Move it like a rock star flash fiction

Move it like a rock star

Charli Mill's flash fiction challenge - rock star

This week at the Carrot Ranch, Charli Mills challenged writers to In 99 words (no more, no less) write a story about a rock star. You can feature a central character or write about the feeling like a rock star. Go where the prompt leads!

One of my favourite TED talks is Ken Robinson’s Do Schools Kill Creativity? If you haven’t watched it yet, I recommend it as a very entertaining 20 minutes. I find it both heartbreaking and inspiring at the same time.

In the video, Ken suggests that all kids have tremendous talents, and we squander them, pretty ruthlessly.” He quotes Pablo Picasso as saying that every child is an artist. Remaining one into adulthood is the problem.

Robinson then goes on to talk about having lived at Snitterfield just outside Stratford, which is where Shakespeare’s father was born.”

He asks, Are you struck by a new thought? I was. You don’t think of Shakespeare having a father, do you? Do you? Because you don’t think of Shakespeare being a child, do you? Shakespeare being seven? I never thought of it. I mean, he was seven at some point. He was in somebody’s English class, wasn’t he?”

Now that’s an interesting thought. I wonder if your English teachers remember you from their classes. Could they have made any of the comments that Robinson suggests may have been made about the young William Shakespeare, including:

“Must try harder.”

or at bedtime, being sent to bed by his dad,

“Go to bed, now!”

“And put the pencil down!”

“Stop speaking like that.”

“It’s confusing everybody.”

It’s quite a thought. Perhaps as writers, we should reveal our school reports that are relevant to our writing careers. How well did our teachers predict our futures?

But we’re not discussing writers in this post. We’re discussing rock stars. I guess most rock stars started out in someone’s classroom too. And that made me think of this inspirational video by Clint Pulver, professional drummer and motivational speaker, who discusses one moment and one teacher who changed his life.

We all hope for a Mr Jensen in our lives to help us realise our full potential.

Movin’ It

Miss Prim turned from the board just in time to see Max land a punch on Michael.

“Ma-ax!”

“He bumped me.”

Miss Prim sighed. “What were you doing, Michael?”

“Noth—”

“He was rocking the desk again.”

“How many times—”

Without direction, Michael removed himself to sit in the corner. Before long, his feet were twitching, his elbows were pumping and his whole body was squirming.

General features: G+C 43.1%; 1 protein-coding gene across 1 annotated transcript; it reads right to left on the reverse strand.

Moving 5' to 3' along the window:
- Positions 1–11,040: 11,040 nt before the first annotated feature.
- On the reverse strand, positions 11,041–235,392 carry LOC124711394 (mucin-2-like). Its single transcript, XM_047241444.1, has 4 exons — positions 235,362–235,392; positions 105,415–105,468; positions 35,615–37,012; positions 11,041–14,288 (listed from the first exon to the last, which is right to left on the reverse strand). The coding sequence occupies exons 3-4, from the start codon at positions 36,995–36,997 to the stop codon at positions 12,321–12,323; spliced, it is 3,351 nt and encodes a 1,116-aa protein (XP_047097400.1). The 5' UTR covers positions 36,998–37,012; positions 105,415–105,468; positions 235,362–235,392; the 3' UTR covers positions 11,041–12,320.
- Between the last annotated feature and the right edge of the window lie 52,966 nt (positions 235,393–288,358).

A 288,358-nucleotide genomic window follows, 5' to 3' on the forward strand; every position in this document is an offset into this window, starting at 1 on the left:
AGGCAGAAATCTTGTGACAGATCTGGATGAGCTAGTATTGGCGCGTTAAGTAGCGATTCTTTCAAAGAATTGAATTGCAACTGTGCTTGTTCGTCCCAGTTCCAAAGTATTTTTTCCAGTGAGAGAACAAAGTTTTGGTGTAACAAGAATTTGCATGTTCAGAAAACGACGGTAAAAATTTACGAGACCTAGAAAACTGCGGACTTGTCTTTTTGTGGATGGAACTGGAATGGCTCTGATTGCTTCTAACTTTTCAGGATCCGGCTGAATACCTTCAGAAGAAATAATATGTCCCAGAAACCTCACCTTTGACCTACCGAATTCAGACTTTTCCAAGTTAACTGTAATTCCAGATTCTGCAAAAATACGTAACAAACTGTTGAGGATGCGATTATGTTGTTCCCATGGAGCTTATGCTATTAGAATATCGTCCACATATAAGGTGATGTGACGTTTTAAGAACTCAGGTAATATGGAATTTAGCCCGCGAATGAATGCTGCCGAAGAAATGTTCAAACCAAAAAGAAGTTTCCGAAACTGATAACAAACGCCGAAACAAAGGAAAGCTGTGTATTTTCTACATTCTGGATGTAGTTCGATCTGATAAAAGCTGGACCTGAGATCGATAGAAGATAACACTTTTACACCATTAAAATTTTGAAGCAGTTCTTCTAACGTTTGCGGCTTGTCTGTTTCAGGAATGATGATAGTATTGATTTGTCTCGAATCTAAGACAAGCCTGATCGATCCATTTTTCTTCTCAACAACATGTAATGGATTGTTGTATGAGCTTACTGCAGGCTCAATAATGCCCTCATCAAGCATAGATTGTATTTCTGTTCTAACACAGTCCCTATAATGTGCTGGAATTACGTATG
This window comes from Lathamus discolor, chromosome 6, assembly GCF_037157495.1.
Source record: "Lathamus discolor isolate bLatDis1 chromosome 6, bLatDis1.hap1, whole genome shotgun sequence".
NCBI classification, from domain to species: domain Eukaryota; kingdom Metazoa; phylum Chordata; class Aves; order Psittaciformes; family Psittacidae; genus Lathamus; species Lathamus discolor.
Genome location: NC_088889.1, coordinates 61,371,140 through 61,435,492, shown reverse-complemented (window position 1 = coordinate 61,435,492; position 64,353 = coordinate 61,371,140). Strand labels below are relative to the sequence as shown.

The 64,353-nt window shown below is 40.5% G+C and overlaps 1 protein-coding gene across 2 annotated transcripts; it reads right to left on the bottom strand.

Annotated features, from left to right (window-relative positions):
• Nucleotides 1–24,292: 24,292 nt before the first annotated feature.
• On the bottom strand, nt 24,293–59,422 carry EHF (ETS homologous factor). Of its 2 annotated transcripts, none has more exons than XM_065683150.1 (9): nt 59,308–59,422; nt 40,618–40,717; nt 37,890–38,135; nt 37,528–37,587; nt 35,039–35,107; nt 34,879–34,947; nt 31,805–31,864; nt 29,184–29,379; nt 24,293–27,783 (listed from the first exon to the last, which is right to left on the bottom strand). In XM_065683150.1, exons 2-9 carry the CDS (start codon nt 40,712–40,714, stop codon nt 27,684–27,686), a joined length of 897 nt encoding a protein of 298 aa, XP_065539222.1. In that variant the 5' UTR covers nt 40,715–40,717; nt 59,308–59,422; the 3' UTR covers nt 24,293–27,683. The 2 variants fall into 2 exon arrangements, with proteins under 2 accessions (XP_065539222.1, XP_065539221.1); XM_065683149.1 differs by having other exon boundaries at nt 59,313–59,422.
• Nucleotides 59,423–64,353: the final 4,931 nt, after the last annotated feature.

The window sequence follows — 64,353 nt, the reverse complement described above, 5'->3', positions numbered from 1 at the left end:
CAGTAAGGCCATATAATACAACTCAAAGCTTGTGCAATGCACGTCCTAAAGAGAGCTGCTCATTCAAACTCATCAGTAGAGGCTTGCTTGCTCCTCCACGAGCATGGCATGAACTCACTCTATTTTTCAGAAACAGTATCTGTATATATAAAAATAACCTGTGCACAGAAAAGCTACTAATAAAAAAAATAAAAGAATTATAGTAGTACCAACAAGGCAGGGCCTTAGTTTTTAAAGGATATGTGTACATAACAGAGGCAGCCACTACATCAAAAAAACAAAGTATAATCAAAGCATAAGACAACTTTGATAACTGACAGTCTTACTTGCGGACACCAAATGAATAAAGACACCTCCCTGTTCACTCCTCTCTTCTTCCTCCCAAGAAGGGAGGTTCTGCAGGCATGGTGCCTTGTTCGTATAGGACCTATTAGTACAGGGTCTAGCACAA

“Michael!”

Everyone looked.

“Sorry, Miss,” Michael muttered.

But he couldn’t keep still.

Years later, when he was a rock star, Miss Prim said, “I knew he’d make something of himself one day.”

«»

I chose the name Michael for my character for three rock stars, only one of whom is still living (the oldest) but all of whom had the moves.

Mick Jagger

Michael Hutchence

Michael Jackson

Thank you blog post

Thank you for reading. I appreciate your feedback. Please share your thoughts.

51 thoughts on “Move it like a rock star

  1. Pingback: Apples for the teacher | Norah Colvin

  2. Darlene

    I love Ken Robinson’s Ted Talk. I worked with youth-at-risk for a few years and could see how the education system failed these young, creative minds. Love your story and video choices.

    Liked by 2 people

    Reply
  3. Christy B

    A wise choice to name your character Michael! Well done, Norah – and I like thinking about Shakespeare as a boy. Now I’m wondering if he was all about the English classes like I was in my education 😉

    Like

    Reply
  4. Charli Mills

    That’s a great point — what was Shakespeare’s life like at 17? How was he encouraged or recognized? He must have had a teacher — someone who taught him both Middle English and the Modern version he helped solidify. A wonderful, rich post, Norah! I appreciate that your Michael character could be one of several rock stars. I think he was Mick Jagger!

    Liked by 2 people

    Reply
  5. D. Avery @shiftnshake

    Wow, you rocked this prompt! I am always amazed and humbled by your passion and your ability to connect the prompts to education, more specifically, to children and their development. When we look at the whole child we might also consider past, present, and future, at how their interests and tendencies might be encouraged and nurtured that they develop into their best selves.

    Liked by 3 people